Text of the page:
A substance abuse problem does not only affect the individual abusing drugs or alcohol; it affects every layer of the person’s life, including relationships, family, and children. For that reason, treating clients with children requires a distinct approach. Clients’ sons and daughters need to be involved in the therapeutic and rebuilding processes. To that effect, drug rehab centers for those with children often employ creative and comprehensive methods to make recovery a bonding and healing experience for a family that has been rocked by addiction.
The problem of parents abusing substances while sharing a home with their children is a big one. The Child Welfare League of America documents that 12 percent of children (under the age of 18) live with an adult who drinks dangerously or uses drugs. Many factors can contribute to a parent or a guardian using drugs in the proximity of a child. Raising a child (or a teenager) is a stressful experience in and of itself; if combined with other factors, such as financial difficulties, pre-existing mental health conditions, and relationship difficulties (or not having a partner with whom to share responsibilities), a frustrated and depressed parent can resort to drinking and taking drugs (both legal and illegal) to find some escape.
The damage caused by a drug addiction in the family can very deep. As far back as 1982, the Child Abuse and Neglect journal found that in 84 percent of families where there was drug abuse present, there were also issues with some form of child abuse and neglect (whether physical, emotional, or sexual). Most kinds of addiction carry a dynamic of shame and guilt (which is why attempting to hide signs of the drug abuse is one of the signs of an addiction). When a family is affected by a parent drinking too much or using drugs, the effects are felt across the board.
To better facilitate this environment, different facilities provide different levels of accommodation for children. Some offer daycare services; others might even provide educational or residential services, to ensure that the children are getting the right kind of intellectual stimulation, and a safe place to stay while their parents go through counseling.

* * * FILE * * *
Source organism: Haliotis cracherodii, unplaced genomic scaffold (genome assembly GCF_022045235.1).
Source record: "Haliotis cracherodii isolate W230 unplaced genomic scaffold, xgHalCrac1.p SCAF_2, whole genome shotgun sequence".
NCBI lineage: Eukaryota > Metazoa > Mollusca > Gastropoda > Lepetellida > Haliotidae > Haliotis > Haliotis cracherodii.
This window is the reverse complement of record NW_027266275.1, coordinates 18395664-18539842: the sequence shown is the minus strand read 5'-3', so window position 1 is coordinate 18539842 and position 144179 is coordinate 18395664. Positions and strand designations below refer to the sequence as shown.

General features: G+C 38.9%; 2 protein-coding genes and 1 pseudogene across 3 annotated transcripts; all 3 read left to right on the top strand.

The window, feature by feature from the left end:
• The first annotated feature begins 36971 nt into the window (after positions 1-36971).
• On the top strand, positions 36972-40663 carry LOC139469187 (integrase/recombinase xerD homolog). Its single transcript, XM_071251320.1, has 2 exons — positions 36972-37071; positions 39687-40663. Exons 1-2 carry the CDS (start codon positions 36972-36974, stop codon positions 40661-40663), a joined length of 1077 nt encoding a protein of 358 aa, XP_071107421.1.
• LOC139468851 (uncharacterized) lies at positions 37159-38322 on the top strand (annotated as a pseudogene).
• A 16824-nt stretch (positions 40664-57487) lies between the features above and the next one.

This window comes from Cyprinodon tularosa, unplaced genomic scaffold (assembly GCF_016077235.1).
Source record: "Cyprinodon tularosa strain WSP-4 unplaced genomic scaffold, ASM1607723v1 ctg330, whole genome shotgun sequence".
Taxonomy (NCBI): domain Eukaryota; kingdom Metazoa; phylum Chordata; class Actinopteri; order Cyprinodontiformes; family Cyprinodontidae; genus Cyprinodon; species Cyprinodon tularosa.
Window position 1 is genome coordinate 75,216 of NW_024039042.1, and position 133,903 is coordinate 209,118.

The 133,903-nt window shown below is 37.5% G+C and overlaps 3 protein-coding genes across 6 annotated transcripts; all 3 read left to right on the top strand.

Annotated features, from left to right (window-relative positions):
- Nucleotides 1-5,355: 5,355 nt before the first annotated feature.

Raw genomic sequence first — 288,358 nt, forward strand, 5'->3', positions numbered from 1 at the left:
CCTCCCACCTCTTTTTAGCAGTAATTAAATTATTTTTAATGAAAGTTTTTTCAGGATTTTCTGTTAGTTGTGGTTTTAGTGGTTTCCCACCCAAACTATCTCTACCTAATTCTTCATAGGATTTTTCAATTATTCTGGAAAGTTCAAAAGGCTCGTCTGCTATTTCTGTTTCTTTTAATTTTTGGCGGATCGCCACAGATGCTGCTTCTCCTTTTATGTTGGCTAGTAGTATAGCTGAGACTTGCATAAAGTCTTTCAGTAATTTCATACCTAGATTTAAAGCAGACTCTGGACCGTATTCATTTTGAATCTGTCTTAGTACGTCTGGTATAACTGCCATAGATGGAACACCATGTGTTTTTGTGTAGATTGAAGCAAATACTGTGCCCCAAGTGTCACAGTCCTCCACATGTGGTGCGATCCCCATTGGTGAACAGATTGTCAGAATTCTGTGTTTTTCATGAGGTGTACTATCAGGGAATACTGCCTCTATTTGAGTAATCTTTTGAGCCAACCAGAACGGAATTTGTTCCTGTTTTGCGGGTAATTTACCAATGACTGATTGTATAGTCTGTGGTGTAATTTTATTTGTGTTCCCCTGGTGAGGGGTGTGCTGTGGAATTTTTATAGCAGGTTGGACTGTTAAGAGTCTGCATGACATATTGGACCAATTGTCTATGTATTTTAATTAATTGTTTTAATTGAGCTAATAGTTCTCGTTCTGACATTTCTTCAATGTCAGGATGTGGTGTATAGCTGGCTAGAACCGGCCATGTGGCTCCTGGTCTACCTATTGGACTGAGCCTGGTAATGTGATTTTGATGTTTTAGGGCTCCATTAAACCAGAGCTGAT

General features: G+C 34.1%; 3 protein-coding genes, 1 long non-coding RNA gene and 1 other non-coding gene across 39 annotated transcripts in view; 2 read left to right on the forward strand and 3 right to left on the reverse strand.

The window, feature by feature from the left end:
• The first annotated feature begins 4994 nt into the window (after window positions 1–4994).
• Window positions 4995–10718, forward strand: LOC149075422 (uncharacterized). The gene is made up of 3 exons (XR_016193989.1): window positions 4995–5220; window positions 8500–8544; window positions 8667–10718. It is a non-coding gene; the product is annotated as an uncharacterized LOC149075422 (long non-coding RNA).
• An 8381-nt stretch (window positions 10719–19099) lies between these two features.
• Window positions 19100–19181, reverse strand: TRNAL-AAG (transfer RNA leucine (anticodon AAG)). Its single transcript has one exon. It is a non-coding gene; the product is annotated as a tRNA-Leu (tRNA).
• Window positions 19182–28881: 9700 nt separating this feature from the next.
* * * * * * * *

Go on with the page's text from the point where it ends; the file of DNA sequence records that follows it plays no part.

Yet other facilities might reach out to extended family (such as grandparents, uncles and aunts, or godparents), and work with these people on arranging accommodation, childcare, or education services for the children. Researchers writing in the Occupational Therapy in Mental Health journal reported that in a study they conducted, parents who drank or abused drugs felt comfortable doing so, and enjoyed the familiarity of their addictive lifestyle.
To that effect, caseworkers at a drug rehab center will work to ascertain that the child is being placed in a living situation where there is no history of abuse or neglect, and that the extended family members who assume temporary responsibility for the child have a stable home life.
Such an examination is comparable to how a caseworker from an adoption agency will maintain a close relationship with the parents of an adoptive child.
There is further precedent for this; a 2008 report by the US Census Bureau showed that 1.6 million children live with their grandparents, with neither of their own parents in the picture. Of the children who do not live with their mother or father, 55.5 percent live with grandparents, and 19 percent reside with other extended family members.
Having such a foundation ensures that children are adequately taken care of while their parent receives treatment, and it also reassures a parent that their child is being looked after, allowing the parent to focus wholeheartedly on getting better. That particular dynamic is an important one, because addicted parents often try to dodge treatment by using the fear of what will happen to their children as an excuse to stay at home. A 1995 study published by the Journal of the National Medical Association found that of all the reasons offered by a group of addicted women as to why they did not want to receive treatment (such as an inability to pay or shame in admitting a problem), the responsibilities of being a wife or a mother were the most commonly cited reasons, given by 55 percent of respondents. Forty percent confessed that they were afraid someone would take their children away if their enrollment in a treatment program amounted to admitting a substance abuse problem. There is a logic to such concerns, but that is often how an addiction works; it hides behind logic to keep surviving (like another excuse cited by women in the study, which was that they needed drugs and alcohol to deal with their stress).